WTO Rules that US Cannot Take Effective Steps to Collect Antidumping Duties

Tarpon Springs, FL — On July 16, 2008, the Appellate Body of the World Trade Organization (“WTO”) upheld a decision by a dispute settlement panel that the U.S. Customs and Border Protection’s (“CBP”) efforts to improve collections of antidumping and countervailing duties were inconsistent with the United States’ obligations under the WTO.  The Appellate Body found that CBP’s enhanced continuous bonding program was neither a “reasonable security” nor “necessary” for the collection of antidumping duties on shrimp imports.

The Appellate Body’s decision comes shortly after the Deputy Assistant Secretary of the Treasury, Timothy Skud, testified before the Senate Finance Committee that CBP “is able to collect less than 50 percent of antidumping and countervailing duties that have been retroactively assessed in excess of bonds or cash deposits.”  The decision effectively prevents the United States from taking any meaningful steps to improve the abysmal record of duty collection. The ruling establishes an impossible standard that prevents the government from implementing any measures that would assist in duty collection and establishes a precedent that would allow the WTO’s dispute settlement system to oversee and reject any efforts made by U.S. governmental agencies to enforce trade remedy laws generally.

“The WTO’s decision insults both Customs’ officers who worked hard to develop a reasonable program that would address importers’ efforts to evade our laws and the domestic industries that have spent significant resources attempting to obtain WTO-negotiated and accepted remedies against unfair trade,” said John Williams, executive director of the Southern Shrimp Alliance.  “The ruling makes clear that the Appellate Body did not understand the nature of the problem faced by the U.S. government, nor did it understand the basic mechanics of how a retrospective antidumping duty assessment system, like that administered in our country, works.  It is unconscionable that we have surrendered some of this nation’s sovereignty to an international body that’s most readily identifiable characteristic is rank incompetence cloaked in arrogant condescension.”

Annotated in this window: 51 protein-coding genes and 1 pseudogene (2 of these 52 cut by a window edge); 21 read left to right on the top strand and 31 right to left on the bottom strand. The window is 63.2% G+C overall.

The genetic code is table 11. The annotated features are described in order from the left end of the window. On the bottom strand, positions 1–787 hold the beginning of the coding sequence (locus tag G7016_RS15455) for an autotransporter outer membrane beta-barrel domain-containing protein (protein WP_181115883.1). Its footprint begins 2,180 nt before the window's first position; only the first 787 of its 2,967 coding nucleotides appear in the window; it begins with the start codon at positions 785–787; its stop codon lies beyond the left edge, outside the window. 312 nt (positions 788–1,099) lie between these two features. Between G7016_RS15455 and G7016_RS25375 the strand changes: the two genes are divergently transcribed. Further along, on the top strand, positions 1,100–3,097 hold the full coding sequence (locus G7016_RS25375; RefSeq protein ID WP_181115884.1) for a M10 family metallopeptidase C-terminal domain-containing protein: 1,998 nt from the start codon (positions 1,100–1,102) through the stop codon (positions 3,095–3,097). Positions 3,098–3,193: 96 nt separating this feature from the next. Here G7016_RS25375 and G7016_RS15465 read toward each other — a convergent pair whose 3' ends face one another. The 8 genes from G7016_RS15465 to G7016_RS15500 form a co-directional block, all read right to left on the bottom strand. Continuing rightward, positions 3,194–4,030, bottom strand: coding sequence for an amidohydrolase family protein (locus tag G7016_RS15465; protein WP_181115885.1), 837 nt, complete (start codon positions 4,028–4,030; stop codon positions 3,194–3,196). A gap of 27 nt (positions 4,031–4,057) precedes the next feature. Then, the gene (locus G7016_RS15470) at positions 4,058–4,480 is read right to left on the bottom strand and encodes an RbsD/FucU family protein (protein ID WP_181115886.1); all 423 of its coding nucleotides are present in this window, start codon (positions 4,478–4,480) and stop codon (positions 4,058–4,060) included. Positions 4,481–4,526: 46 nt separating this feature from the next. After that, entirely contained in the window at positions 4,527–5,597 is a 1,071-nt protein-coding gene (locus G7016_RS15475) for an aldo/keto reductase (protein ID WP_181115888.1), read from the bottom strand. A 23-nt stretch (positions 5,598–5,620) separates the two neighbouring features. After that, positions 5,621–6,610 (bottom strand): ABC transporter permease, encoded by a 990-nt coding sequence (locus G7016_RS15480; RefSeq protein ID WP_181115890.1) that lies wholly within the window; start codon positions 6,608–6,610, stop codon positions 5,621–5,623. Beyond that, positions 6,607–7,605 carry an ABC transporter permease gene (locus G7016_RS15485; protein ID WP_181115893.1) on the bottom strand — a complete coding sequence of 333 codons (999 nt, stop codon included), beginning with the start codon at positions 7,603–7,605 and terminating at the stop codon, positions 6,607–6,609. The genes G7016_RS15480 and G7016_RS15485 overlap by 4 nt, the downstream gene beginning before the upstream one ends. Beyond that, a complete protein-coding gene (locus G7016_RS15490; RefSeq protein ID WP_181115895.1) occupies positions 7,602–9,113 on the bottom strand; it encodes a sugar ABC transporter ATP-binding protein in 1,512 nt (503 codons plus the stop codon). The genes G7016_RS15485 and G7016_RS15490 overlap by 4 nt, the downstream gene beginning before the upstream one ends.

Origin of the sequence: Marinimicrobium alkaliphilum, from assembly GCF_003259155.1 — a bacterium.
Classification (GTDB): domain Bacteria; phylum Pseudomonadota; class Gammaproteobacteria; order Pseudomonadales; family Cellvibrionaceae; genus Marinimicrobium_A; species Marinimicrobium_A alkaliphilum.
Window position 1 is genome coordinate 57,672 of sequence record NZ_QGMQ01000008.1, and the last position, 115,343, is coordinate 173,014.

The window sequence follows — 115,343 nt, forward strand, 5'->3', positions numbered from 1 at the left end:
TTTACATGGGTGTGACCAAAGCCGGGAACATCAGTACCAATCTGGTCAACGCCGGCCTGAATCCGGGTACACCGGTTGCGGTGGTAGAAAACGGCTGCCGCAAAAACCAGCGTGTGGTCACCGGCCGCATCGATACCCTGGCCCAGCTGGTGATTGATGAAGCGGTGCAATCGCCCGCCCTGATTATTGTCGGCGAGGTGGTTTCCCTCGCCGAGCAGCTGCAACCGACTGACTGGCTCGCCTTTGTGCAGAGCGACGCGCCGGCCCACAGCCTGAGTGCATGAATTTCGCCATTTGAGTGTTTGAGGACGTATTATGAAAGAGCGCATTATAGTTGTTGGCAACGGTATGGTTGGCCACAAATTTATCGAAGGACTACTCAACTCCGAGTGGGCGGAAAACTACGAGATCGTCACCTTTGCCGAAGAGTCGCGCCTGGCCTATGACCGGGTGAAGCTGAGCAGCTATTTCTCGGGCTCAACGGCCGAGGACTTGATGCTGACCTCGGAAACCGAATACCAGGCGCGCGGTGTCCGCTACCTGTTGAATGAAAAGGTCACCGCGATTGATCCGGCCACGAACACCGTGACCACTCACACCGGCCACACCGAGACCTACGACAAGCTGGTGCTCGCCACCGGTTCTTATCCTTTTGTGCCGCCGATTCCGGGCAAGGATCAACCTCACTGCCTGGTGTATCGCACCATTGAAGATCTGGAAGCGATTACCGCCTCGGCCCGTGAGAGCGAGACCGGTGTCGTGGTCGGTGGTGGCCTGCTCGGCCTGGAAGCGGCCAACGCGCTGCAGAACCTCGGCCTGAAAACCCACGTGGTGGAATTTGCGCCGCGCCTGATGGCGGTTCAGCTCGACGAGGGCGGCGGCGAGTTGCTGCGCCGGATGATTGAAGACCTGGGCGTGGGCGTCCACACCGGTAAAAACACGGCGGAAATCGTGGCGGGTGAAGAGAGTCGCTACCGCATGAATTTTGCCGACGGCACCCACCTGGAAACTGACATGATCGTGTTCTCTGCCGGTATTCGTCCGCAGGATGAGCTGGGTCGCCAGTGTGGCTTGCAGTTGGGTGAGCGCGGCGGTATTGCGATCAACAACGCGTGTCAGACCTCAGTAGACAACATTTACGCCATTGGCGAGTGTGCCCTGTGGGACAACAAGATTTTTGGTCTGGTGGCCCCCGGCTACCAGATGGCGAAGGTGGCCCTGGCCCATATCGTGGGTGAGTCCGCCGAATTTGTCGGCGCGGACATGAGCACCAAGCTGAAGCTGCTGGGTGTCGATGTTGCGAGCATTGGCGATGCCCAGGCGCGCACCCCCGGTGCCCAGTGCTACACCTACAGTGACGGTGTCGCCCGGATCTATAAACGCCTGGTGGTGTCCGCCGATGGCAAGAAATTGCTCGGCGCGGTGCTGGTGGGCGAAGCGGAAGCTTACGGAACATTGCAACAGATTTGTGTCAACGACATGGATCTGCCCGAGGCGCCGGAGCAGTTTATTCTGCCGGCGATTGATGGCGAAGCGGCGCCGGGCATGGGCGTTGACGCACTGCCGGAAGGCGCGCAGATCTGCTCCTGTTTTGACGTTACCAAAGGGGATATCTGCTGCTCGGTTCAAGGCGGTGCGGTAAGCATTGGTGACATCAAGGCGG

Notwithstanding the Appellate Body’s overreaching decision, the U.S. government must implement and maintain measures that will address the nearly $1 billion in uncollected antidumping and countervailing duties reported by CBP since 2001. Absent a strong, unwavering response from the government, U.S. trade remedy laws – an essential component of the United States’ acquiescence to both the WTO and free trade agreements – will be rendered largely ineffective.

SSA is an alliance of the U.S. warmwater wild shrimp fishery from eight states:  North Carolina, South Carolina, Georgia, Florida, Alabama, Mississippi, Louisiana, and Texas.  For more information on the SSA, please visit

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